The accuser said it was after the Miami trip that Jackson molested him twice while the two were in bed. It began, he said, when "Michael started talking about masturbation. . . . He told me males had to masturbate. . . . If I didn't know how, he would do it for me." After about five minutes of being touched by Jackson, the boy said, "I kind of felt weird and embarrassed about it, and he said it was natural."
A day later, after playing games in Jackson's arcade, the boy said, "The same thing happened again." As he gave his version of what happened in Jackson's bedroom, the boy's voice dropped almost to a mumble.
Jackson, 46, faces 10 felony charges including molestation. He has denied the charges.
Sneddon finished his questioning and Mesereau leapt into his cross-examination with fast and almost ferocious questions -- and only 30 minutes left in the afternoon's proceedings.
"You complained after the Bashir documentary that people were making fun of you," Mesereau said to the boy. Then in another question, almost faster than the boy could answer, "After you were interviewed by social workers . . . [but] right before you left Neverland for good . . . after you met with an attorney you come up with a story that you've been masturbated by Mr. Jackson."
"I didn't tell the attorney about anything like that," the boy said.
"Not long after your meeting with an attorney -- that's when the inappropriate touching starts?" Mesereau asked.
He continued: "You told the jury Michael Jackson didn't do much for your cancer, right? . . . He calls you. . . . He invites your family to his home. . . . He gives your family a car. . . . He gives you a computer, right? He flies your family to a resort in Florida. . . . Did you get a massage [at the resort]?"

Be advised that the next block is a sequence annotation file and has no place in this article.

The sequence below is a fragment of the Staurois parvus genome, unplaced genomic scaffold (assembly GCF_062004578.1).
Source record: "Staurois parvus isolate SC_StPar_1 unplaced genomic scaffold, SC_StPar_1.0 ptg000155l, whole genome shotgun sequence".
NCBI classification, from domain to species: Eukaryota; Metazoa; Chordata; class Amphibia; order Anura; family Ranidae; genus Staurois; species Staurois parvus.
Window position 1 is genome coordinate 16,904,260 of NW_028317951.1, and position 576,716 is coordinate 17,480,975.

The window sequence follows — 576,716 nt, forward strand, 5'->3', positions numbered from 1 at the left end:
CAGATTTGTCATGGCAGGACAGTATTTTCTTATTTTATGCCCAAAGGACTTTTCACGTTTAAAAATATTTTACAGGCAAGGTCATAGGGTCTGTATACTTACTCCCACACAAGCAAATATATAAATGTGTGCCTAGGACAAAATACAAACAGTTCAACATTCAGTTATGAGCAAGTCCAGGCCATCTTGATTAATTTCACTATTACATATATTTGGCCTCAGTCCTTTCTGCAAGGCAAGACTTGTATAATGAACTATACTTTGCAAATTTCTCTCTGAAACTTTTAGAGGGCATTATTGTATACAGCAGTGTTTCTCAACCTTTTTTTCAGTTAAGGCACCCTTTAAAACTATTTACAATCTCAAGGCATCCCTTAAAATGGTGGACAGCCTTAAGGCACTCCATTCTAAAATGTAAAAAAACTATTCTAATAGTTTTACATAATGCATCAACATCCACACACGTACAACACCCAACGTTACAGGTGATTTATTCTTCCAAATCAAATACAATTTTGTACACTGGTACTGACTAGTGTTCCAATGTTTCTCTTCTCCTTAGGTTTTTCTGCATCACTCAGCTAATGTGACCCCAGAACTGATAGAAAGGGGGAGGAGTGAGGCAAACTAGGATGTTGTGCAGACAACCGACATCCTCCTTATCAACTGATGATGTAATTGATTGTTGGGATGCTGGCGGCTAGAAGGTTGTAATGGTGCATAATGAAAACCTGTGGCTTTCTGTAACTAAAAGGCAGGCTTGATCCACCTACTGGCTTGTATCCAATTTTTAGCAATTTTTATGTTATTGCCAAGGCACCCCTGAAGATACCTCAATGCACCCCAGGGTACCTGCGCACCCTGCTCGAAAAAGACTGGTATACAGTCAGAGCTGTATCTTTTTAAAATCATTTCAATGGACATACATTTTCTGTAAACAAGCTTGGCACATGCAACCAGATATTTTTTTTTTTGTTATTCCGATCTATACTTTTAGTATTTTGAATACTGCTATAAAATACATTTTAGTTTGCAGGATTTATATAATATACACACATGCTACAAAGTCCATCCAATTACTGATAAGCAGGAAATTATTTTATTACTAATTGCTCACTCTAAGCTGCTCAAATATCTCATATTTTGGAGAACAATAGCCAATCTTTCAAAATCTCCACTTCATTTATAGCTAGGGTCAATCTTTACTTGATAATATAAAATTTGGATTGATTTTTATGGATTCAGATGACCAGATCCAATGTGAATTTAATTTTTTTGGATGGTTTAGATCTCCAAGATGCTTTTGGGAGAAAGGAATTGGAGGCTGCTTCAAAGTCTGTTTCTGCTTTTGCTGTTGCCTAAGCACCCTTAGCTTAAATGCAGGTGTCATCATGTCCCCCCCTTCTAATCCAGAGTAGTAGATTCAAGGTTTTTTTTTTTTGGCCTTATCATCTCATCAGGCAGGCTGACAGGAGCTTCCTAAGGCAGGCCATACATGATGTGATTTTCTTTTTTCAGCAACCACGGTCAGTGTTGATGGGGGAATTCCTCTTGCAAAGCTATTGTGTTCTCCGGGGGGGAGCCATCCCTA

"Chris Tucker paid for the massage," the boy said, referring to the comedian, another of his celebrity friends.
The judge asked both Mesereau and the accuser "to stop arguing with one another."
But Mesereau seemed unwilling to back down. "You went back to [Neverland] how long after you escaped?" he asked the boy, and then, "Have you ever talked with Mr. Sneddon about how many times you people went back to Neverland [after claiming to escape]?" And, Mesereau wanted to know, who paid for all the fun at Neverland?
Nobody, the boy said, ever has to pay to stay at Neverland.
"Well, who do you think pays the bills?" Mesereau scolded. He reminded the boy of Wednesday's testimony, when he told the jury that he thought sitcom star George Lopez had been more supportive of him while he had cancer than Jackson had been. "Did [Lopez] let your family move into his home? . . . Can you look this jury in the eye and tell them Michael Jackson did nothing for you?"
"See, Mr. Mesereau, you -- " the boy began, until the prosecution objected to the tone of the exchange.
By then, however, it was nearing 2:30 p.m., and according to Melville's strict courtroom schedule, that's quitting time. Melville asked the jury to leave but told everyone else to remain. Without punishing Jackson for being late, he removed the arrest warrant and asked that Jackson's bail be reinstated. Jackson had been previously admonished by the judge in January for showing up late. In February, he rushed to the hospital with flu-like symptoms, delaying jury selection for a week.
The singer left without needing the ambulance summoned by Santa Barbara County sheriff's deputies, which was parked rather dramatically in front of the courthouse.
So ended the latest day in . . . well, don't call it a circus. Reporters around here get testy when you call it a circus.
"It could have been this trial's O.J. moment," said Laurie Levenson, a Loyola Law School professor and former federal prosecutor, referring to the freeway chase prior to the arrest of football star O.J. Simpson in 1994. Levenson, who sometimes attends the Jackson trial to offer analysis to reporters, said that if Jackson was her client, "I'd be pulling my hair out. He needs to grow up real fast."
Testimony has been delayed until Monday and Melville will spend Friday considering several motions in the trial, including whether "Tonight Show" host Jay Leno must be compelled to observe a gag order in the case. (And oh, the hay he could have made with all this.)
The Associated Press contributed to this report.